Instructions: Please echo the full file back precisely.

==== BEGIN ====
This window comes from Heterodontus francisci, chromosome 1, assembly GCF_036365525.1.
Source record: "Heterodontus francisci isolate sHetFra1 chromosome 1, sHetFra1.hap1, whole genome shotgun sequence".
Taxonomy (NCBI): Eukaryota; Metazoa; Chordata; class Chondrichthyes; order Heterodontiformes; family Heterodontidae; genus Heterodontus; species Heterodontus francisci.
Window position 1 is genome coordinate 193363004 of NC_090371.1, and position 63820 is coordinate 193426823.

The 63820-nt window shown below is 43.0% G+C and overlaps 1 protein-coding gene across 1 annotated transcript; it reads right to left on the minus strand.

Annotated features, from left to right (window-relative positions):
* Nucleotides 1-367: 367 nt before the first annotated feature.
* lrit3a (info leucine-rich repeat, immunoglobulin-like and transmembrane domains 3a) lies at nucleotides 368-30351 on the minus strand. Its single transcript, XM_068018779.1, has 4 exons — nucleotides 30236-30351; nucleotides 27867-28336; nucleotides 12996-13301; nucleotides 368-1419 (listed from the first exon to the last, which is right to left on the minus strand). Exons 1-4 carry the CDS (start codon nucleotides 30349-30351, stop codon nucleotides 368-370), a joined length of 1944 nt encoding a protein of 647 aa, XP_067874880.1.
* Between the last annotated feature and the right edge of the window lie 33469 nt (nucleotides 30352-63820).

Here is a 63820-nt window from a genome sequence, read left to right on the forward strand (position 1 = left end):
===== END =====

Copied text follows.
This window comes from Heterodontus francisci, chromosome 1, assembly GCF_036365525.1.
Source record: "Heterodontus francisci isolate sHetFra1 chromosome 1, sHetFra1.hap1, whole genome shotgun sequence".
Taxonomy (NCBI): Eukaryota; Metazoa; Chordata; class Chondrichthyes; order Heterodontiformes; family Heterodontidae; genus Heterodontus; species Heterodontus francisci.
Window position 1 is genome coordinate 193363004 of NC_090371.1, and position 63820 is coordinate 193426823.

The 63820-nt window shown below is 43.0% G+C and overlaps 1 protein-coding gene across 1 annotated transcript; it reads right to left on the minus strand.

Annotated features, from left to right (window-relative positions):
* Nucleotides 1-367: 367 nt before the first annotated feature.
* lrit3a (info leucine-rich repeat, immunoglobulin-like and transmembrane domains 3a) lies at nucleotides 368-30351 on the minus strand. Its single transcript, XM_068018779.1, has 4 exons — nucleotides 30236-30351; nucleotides 27867-28336; nucleotides 12996-13301; nucleotides 368-1419 (listed from the first exon to the last, which is right to left on the minus strand). Exons 1-4 carry the CDS (start codon nucleotides 30349-30351, stop codon nucleotides 368-370), a joined length of 1944 nt encoding a protein of 647 aa, XP_067874880.1.
* Between the last annotated feature and the right edge of the window lie 33469 nt (nucleotides 30352-63820).

Here is a 63820-nt window from a genome sequence, read left to right on the forward strand (position 1 = left end):